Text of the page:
By Stefano Signore, European Commission, Head of Unit Migration, Employment, Inequalities within the Directorate-General for International Cooperation and Development (DG DEVCO)

Adoption of the SDGs – the new development agenda

In September 2015, the world celebrated the long-awaited adoption of the 17 Sustainable Development Goals (SDGs) by the UN General Assembly. The endorsement serves as a starting point to a new development agenda for the next 15 years with the promising ambition to leave no one behind at its centre. The intention is a real labour of Hercules as we are talking about several groups of 1 billion people: 1 billion that continue to live on less than $1.25 a day, 1 billion aged 15 and above having either no schooling or an incomplete primary education, 1 billion migrants worldwide, and close to 1 billion, who are suffering from malnutrition in rural areas predominantly.

Likewise a new era for social protection

At the same time, the universal and integrated SDG agenda marks a new era for social protection. The shadowy existence that it was doomed to play in the context of the Millennium Development Goals (MDGs), which made no single reference to social protection, has come to an end. The international community now recognizes the importance of social protection’s cross-cutting policy approach to make a real difference for real people. Social protection is placed prominently across the 17 goals. It finds explicit mention, namely in SDGs 1, 5 and 10, when it comes to its main impacts of tackling poverty and inequalities within populations and individual households. Widespread evidence demonstrates that social protection can contribute to the achievement of the SDGs in terms of human capital development, social risk management, social cohesion, macroeconomic resilience and the promotion of inclusive economic growth. Overall, social protection contributes to at least three-quarters of the SDGs.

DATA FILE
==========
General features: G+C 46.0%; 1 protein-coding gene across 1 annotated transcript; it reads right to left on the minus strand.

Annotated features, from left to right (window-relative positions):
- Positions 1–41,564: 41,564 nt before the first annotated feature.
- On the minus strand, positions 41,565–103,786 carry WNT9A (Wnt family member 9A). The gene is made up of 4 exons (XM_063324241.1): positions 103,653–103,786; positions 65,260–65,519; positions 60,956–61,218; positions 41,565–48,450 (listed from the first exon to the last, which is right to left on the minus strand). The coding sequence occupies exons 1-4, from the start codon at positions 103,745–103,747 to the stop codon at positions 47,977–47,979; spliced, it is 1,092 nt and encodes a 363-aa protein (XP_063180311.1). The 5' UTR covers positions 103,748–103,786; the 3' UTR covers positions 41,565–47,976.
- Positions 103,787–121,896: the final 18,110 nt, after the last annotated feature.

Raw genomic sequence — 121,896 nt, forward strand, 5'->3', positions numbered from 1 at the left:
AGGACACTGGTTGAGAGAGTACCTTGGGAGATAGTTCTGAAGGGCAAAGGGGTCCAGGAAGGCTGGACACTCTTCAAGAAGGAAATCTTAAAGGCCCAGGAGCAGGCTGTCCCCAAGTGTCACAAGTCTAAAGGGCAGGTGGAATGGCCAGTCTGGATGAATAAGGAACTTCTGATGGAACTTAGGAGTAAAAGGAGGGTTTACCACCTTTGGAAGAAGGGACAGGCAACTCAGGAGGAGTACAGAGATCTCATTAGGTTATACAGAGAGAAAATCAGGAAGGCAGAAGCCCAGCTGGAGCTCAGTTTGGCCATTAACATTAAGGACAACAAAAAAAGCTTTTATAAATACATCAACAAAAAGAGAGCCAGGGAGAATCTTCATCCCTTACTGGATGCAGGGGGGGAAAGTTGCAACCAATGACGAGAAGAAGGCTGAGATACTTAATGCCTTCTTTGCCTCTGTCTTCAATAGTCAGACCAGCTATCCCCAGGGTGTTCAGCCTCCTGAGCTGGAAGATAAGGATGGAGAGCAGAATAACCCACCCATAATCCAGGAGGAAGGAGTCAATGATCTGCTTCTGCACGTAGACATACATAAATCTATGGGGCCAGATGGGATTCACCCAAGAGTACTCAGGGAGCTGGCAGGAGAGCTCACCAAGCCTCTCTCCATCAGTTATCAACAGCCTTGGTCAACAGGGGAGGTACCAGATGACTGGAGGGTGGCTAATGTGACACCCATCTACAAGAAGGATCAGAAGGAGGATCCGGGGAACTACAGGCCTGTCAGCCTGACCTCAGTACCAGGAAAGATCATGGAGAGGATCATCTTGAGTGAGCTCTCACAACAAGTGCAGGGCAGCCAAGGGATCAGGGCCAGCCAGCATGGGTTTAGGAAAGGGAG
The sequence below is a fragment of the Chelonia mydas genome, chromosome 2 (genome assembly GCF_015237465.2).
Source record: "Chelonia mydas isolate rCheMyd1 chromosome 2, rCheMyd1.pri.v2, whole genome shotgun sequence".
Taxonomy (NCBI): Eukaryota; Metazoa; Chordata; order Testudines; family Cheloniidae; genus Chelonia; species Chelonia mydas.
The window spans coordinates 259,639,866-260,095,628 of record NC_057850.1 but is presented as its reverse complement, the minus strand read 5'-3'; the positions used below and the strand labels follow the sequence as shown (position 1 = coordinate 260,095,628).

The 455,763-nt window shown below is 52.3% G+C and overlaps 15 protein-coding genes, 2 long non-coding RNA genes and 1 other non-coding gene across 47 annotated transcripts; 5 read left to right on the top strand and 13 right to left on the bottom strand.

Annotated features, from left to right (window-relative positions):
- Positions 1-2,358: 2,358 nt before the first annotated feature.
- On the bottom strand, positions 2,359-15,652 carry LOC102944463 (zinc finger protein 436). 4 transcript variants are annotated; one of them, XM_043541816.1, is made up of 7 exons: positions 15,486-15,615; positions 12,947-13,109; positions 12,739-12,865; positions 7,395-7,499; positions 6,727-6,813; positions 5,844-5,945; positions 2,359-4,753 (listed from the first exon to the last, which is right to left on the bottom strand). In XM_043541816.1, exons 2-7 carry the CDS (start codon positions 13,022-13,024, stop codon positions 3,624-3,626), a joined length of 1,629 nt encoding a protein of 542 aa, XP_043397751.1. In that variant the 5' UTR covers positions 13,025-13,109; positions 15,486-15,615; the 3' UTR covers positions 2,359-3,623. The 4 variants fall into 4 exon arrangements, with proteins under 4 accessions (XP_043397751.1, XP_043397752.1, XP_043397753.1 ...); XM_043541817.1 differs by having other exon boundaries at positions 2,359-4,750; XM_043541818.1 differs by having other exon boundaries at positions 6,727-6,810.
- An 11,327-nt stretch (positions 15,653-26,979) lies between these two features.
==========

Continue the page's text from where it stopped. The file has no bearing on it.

Social protection recognized within the global context of quadruple A

July’s Addis Ababa Action Agenda (AAAA) likewise assigned an important role to social protection within the global framework for financing development in the SDG era.To be able to deliver by 2030 appropriate social protection systems for all, which notably include poor and vulnerable groups, the conference’s outcome document calls for a new social compact. Its paragraph 12 further elaborates on this point by highlighting the necessary close relationship between social protection policies and their (domestic) sources of financing. It requires social protection systems to be more comprehensive and coherent and to be characterised by effective and efficient programmes and mechanisms and by high-quality administrative and technical services. The paragraph also reminds us of the importance ofcountry-led and owned approaches, requiring foremost national agreements and the common pursuit of values and interests.

Altogether, the emerging positive profile of social protection is highly welcomed, but at the same time it entails an obligation to deliver results. But what exactly is it that the SDGs require us to deliver between now and 2030?